American Univesity of Beirut

Samar Al-Hajj awarded a National Institutes of Health (NIH) grant to Advance Injury and Trauma Research and Capacity in Lebanon and the Eastern Mediterranean Region (EMR)

​Samar Al-Hajj, assistant research professor, at the Faculty of Health Sciences (FHS) at the American University of Beirut (AUB), received a sub-award of US$879,000 as part of a $1.3 million grant awarded to Yale University by the National Institutes of Health (NIH). Dr. Al-Hajj is principal investigator on the grant. She will lead the Yale-AUB Program on Advanced Injury Research (Yale-AUB PAIR) and establish the AUB Regional Center of Excellence in Injury Science (AUB-RCEIS).

This five-year NIH grant (2021-2026) will support capacity building and training in trauma and injury prevention and control in Lebanon and the Eastern Mediterranean Region (EMR). "Injury remains a major yet neglected health problem in Lebanon and the EMR. This first-time program will be the cornerstone towards advancing injury research and capacity in the region, said Dr. Al-Hajj, PI and program director.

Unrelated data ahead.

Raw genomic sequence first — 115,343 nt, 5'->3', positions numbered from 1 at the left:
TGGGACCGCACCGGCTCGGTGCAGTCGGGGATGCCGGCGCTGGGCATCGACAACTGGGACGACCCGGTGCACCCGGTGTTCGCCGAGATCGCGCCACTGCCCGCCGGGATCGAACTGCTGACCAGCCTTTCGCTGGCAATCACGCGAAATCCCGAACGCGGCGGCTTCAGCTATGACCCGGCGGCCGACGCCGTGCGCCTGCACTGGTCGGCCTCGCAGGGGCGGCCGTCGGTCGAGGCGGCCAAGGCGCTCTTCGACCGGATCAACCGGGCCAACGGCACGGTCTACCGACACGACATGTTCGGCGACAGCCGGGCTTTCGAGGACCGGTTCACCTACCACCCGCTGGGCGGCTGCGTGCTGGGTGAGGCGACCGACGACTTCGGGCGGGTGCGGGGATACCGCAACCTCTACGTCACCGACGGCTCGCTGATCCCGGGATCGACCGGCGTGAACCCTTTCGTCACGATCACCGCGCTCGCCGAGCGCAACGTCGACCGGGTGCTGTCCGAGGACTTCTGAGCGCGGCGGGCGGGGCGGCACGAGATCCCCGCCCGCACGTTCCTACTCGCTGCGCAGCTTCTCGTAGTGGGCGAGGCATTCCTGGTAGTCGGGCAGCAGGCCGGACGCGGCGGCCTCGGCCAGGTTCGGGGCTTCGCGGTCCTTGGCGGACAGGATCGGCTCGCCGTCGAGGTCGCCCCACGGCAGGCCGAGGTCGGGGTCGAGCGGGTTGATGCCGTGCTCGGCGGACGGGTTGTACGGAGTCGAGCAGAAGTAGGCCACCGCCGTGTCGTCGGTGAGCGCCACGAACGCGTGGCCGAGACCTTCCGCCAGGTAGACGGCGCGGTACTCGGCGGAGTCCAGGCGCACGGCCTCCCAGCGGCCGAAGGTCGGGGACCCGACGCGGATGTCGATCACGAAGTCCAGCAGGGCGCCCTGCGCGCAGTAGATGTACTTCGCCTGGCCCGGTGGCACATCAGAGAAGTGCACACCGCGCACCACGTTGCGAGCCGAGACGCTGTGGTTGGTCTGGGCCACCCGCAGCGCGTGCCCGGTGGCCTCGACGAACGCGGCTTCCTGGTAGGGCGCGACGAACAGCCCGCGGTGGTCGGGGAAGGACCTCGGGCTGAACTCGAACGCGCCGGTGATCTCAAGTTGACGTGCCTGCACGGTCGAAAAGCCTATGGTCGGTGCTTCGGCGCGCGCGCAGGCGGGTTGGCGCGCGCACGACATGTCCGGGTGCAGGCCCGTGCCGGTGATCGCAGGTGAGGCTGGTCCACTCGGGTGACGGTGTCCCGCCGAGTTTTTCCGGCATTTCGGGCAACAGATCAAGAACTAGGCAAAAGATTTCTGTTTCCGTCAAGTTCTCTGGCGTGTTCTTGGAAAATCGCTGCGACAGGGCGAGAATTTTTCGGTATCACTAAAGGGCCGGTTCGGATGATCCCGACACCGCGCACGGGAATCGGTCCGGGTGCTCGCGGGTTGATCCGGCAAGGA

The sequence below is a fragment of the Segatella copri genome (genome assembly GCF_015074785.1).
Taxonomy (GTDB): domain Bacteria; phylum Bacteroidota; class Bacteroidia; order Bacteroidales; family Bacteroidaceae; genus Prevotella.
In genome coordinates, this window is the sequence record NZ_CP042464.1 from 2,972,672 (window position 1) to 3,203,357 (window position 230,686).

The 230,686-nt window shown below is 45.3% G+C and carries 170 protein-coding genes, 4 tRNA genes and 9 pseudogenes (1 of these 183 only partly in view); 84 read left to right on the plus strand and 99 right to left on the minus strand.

With the EMR ranking fourth globally in injury-related deaths, this project provides the initial step to research and prevent injuries and trauma, and mitigate their effects on a region that  hosts multiple complex humanitarian emergencies. As put by Dr. Iman Nuwayhid, Professor, former Dean of FHS and a co-investigator on the project, "Nurturing injury research at AUB and in Lebanon is long overdue. Whether on the road, at schools, at workplaces, or at indoor and outdoor recreational facilities, preventable incidents are claiming lives and disabling its victims. This NIH-funded program will help us produce evidence, change policies, and build partnerships. This is needed now more than ever!” 

The aim of the project is to develop competent research leaders who are able to respond to the injury and trauma research needs in the EMR. The Yale-AUB PAIR program will provide trainees with a robust foundation in injury research design, methodology and analytic approaches. Each trainee will be mentored by PAIR mentors—one from AUB and one from Yale. In addition to offering two PhD and six Master’s level full scholarships, the program will train 20 professionals in advanced research skills and conduct workshops for 200 governmental and non-governmental staff engaged in trauma and injury prevention. 

The Yale-AUB PAIR and AUB-RCEIS will also offer structured long-term career development and mentorship to its trainees to enable them to launch their careers as independent injury and trauma investigators. AUB-RCEIS will serve as a hub for an injury surveillance system, which is essential to accurately assess the injury burden and inform trauma and injury policies in Lebanon and the EMR. 

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